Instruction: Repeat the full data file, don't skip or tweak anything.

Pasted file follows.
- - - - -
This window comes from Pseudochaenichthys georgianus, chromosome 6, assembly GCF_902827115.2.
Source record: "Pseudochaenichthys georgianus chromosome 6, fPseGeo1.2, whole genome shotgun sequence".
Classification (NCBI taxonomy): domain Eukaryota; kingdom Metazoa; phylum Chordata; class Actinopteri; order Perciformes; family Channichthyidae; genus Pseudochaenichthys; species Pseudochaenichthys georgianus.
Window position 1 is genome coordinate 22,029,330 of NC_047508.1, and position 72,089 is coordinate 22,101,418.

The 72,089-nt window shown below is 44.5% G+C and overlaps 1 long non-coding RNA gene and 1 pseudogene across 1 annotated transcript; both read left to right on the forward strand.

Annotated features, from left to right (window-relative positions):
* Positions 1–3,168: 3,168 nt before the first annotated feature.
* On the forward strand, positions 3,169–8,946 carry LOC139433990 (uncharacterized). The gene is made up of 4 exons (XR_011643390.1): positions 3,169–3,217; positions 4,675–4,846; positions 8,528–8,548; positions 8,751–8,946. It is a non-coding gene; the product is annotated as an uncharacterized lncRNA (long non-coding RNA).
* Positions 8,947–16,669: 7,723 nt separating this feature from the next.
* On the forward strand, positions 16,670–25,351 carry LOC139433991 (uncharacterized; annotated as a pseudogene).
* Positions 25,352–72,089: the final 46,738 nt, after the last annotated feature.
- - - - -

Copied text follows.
This window comes from Pseudochaenichthys georgianus, chromosome 6, assembly GCF_902827115.2.
Source record: "Pseudochaenichthys georgianus chromosome 6, fPseGeo1.2, whole genome shotgun sequence".
Classification (NCBI taxonomy): domain Eukaryota; kingdom Metazoa; phylum Chordata; class Actinopteri; order Perciformes; family Channichthyidae; genus Pseudochaenichthys; species Pseudochaenichthys georgianus.
Window position 1 is genome coordinate 22,029,330 of NC_047508.1, and position 72,089 is coordinate 22,101,418.

The 72,089-nt window shown below is 44.5% G+C and overlaps 1 long non-coding RNA gene and 1 pseudogene across 1 annotated transcript; both read left to right on the forward strand.

Annotated features, from left to right (window-relative positions):
* Positions 1–3,168: 3,168 nt before the first annotated feature.
* On the forward strand, positions 3,169–8,946 carry LOC139433990 (uncharacterized). The gene is made up of 4 exons (XR_011643390.1): positions 3,169–3,217; positions 4,675–4,846; positions 8,528–8,548; positions 8,751–8,946. It is a non-coding gene; the product is annotated as an uncharacterized lncRNA (long non-coding RNA).
* Positions 8,947–16,669: 7,723 nt separating this feature from the next.
* On the forward strand, positions 16,670–25,351 carry LOC139433991 (uncharacterized; annotated as a pseudogene).
* Positions 25,352–72,089: the final 46,738 nt, after the last annotated feature.